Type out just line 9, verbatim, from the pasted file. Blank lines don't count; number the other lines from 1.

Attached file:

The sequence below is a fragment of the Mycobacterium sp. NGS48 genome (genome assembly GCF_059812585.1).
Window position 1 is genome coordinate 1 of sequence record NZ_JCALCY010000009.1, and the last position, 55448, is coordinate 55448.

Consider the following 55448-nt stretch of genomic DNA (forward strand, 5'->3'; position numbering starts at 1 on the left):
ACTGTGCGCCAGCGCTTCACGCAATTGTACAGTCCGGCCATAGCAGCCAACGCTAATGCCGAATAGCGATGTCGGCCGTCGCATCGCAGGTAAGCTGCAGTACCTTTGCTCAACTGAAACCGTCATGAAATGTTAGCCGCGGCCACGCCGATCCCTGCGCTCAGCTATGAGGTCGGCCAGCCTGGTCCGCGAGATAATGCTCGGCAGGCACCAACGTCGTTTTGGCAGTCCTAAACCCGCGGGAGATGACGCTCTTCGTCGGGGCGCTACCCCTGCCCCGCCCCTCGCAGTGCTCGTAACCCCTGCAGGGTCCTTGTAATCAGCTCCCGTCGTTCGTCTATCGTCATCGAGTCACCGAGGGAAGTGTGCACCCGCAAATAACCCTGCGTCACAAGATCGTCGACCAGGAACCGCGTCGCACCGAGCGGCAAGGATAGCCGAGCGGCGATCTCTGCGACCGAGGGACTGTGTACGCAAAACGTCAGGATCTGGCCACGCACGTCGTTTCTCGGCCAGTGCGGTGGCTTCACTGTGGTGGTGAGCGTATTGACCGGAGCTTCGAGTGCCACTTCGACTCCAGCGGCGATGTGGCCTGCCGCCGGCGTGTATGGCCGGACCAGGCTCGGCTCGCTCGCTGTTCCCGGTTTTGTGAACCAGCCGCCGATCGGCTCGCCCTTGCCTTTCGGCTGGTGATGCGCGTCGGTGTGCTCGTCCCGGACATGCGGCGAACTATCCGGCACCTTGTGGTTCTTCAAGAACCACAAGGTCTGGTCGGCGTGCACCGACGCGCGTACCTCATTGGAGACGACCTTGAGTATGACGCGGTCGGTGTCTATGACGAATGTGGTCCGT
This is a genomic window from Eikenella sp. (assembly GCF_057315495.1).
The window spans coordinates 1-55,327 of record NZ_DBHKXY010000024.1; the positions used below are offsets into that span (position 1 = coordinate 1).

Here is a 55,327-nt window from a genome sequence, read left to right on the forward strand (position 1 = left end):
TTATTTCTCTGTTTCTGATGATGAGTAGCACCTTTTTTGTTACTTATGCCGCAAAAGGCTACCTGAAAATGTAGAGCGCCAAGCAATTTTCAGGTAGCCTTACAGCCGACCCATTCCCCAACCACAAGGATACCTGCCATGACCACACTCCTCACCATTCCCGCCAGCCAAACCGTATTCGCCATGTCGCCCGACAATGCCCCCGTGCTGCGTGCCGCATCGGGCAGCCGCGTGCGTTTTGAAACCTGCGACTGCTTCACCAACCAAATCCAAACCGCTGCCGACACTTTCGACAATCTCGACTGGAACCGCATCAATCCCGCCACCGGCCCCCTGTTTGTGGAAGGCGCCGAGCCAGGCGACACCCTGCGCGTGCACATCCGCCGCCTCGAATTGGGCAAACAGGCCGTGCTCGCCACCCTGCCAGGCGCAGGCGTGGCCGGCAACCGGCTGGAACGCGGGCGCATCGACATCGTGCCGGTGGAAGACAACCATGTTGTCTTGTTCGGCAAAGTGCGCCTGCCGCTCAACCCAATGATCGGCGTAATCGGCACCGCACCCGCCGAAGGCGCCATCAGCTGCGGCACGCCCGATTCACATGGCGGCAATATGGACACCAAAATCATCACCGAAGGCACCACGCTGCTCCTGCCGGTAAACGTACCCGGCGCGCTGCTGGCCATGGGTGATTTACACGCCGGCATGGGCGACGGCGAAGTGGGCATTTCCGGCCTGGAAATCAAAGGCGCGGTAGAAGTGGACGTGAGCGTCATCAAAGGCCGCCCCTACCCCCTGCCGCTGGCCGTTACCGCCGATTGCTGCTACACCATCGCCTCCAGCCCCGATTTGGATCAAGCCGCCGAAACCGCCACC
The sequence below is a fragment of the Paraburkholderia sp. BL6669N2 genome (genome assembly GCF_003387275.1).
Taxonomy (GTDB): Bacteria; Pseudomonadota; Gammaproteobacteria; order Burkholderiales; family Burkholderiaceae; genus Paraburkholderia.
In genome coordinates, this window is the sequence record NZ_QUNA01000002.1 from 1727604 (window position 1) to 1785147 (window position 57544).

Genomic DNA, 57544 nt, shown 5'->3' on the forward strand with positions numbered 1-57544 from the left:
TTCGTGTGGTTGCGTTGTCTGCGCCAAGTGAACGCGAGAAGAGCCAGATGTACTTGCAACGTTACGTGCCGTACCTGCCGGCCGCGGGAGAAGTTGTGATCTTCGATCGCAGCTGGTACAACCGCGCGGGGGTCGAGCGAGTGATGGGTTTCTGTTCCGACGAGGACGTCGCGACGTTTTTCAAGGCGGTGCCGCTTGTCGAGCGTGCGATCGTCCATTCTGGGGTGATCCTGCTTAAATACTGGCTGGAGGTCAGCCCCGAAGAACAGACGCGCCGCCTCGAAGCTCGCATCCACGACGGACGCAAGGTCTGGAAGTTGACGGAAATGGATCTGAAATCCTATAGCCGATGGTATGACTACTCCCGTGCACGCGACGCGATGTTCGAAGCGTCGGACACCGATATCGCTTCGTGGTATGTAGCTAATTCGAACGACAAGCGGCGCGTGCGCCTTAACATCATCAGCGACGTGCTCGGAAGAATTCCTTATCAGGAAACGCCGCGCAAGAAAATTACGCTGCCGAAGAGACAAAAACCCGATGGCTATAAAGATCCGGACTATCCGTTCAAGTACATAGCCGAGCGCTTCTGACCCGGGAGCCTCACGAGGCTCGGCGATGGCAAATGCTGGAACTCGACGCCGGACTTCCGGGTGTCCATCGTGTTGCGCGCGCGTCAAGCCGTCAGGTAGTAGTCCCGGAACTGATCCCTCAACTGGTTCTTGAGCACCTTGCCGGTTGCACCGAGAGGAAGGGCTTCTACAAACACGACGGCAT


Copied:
The sequence below is a fragment of the Paraburkholderia sp. BL6669N2 genome (genome assembly GCF_003387275.1).